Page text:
The next morning we got to work getting supports put into place so that we could support the ceiling. We supported the ceiling joists by nailing 2x4s to the ceiling joists. We then cut 2x4s to the proper height and drove them underneath the ceiling joists. After we had the ceiling properly supported we removed the wall studs from the old wall. Once this was cleared out we got the beam cut to size and put into place. For a job like this you are going to want a couple of your closest buddies. This beam was heavy. I had two people helping me get it lifted in place, and it was a delicate balancing act getting it into place. Below is a picture from the end of day 2
On day 3 you can start to see the project taking shape I framed in the two half wall that will provide definition to the 2 different rooms. We left a 5’ walkway between the two rooms. I began cutting sheetrock to hang on this day too, but I could not hang most of the sheetrock until the building inspector came and inspected my work. When I reached a stopping point on the wall I moved on to laying the new vinyl plank flooring we were placing throughout the house.
This is the day that I overdid it. I started the morning off in the attic moving the wires for a light switch that had to be moved do to the wall being removed. Well it was hot in the attic and it was only 10 am. I didn’t spend long up there but it looked like I had jumped into a swimming pool by the time I was done. I also, scheduled for the building inspector to come look at the work on the beam and allow us to hang the sheetrock. Then I spent the afternoon pulling up old flooring that was glued down and painting. It did not feel like a whole lot had been accomplished, and it would feel like less would be accomplished on day 5, because I think I caused myself to suffer from heat exhaustion.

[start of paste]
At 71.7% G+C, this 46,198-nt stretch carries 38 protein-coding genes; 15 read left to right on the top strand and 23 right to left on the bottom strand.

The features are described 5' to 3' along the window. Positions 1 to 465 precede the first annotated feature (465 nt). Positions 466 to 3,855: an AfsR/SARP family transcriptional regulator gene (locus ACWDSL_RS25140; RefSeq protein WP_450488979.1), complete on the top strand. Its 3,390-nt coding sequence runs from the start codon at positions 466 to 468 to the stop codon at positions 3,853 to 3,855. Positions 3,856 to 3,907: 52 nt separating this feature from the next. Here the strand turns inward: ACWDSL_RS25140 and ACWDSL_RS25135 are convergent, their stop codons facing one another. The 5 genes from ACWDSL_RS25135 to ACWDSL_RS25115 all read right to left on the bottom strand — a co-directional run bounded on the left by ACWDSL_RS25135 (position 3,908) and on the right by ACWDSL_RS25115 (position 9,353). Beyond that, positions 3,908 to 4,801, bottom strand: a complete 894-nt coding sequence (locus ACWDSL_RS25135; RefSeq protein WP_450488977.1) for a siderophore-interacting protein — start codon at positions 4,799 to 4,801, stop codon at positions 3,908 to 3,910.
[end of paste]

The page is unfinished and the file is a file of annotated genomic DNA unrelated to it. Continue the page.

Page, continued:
I woke up this morning feeling quite bad. I had induced heat exhaustion on myself and almost missed my appointment with the building inspector because I was laying on the floor feeling like a turd. The building inspector gave me the all clear on the workmanship with one tiny adjustment he wanted done which wasn’t even in the purview of the wall removal. He wanted me to add an extra 2×4 spacing between 2 adjoining walls. I didn’t get much more accomplished till after lunch, because I went home and drank a pedialyte and took a nap. Alright, now I was feeling a little better and was ready to get back to work. I spent most of this evening getting the drywall cut and hung. I was about one sheet or drywall short so that would have to wait till day 6 to finish up.
This turned into a whirlwind day getting flooring laid down. We got most of the flooring laid on day 5 lacking about 300 sqft.
Day 6 & 7
I was off of leave on these days so I was having to work at the house around my flying schedule in the morning and in the evening. On day 6 we laid some underlayment down for some of the final rooms and on day 7 it was an all out rush to get the rest on the flooring laid down before move in day. The moving crew (my brother and two college buddies) showed up during the evening on Day 7 and we crushed through the rest of the flooring so we could move everything the next day.
After this week long renovation we still have some work to do. Of course I have to finish the sheetrock so I can get paint on the walls. Being a DIY’er it takes some time to get the wall looking well. In addition to the drywall I have to do some ceiling work including some spackling where we exposed the ceiling joists. I still have trim work to do including baseboards and crown molding. I have some more drywall work to do in our dining room to get the wall looking nice from removing wallpaper (I said many foul words trying to get wallpaper off the wall). This was a great learning experience, as well as a confidence builder for taking on larger projects. If you made it this far let me reward you with some before and after pictures.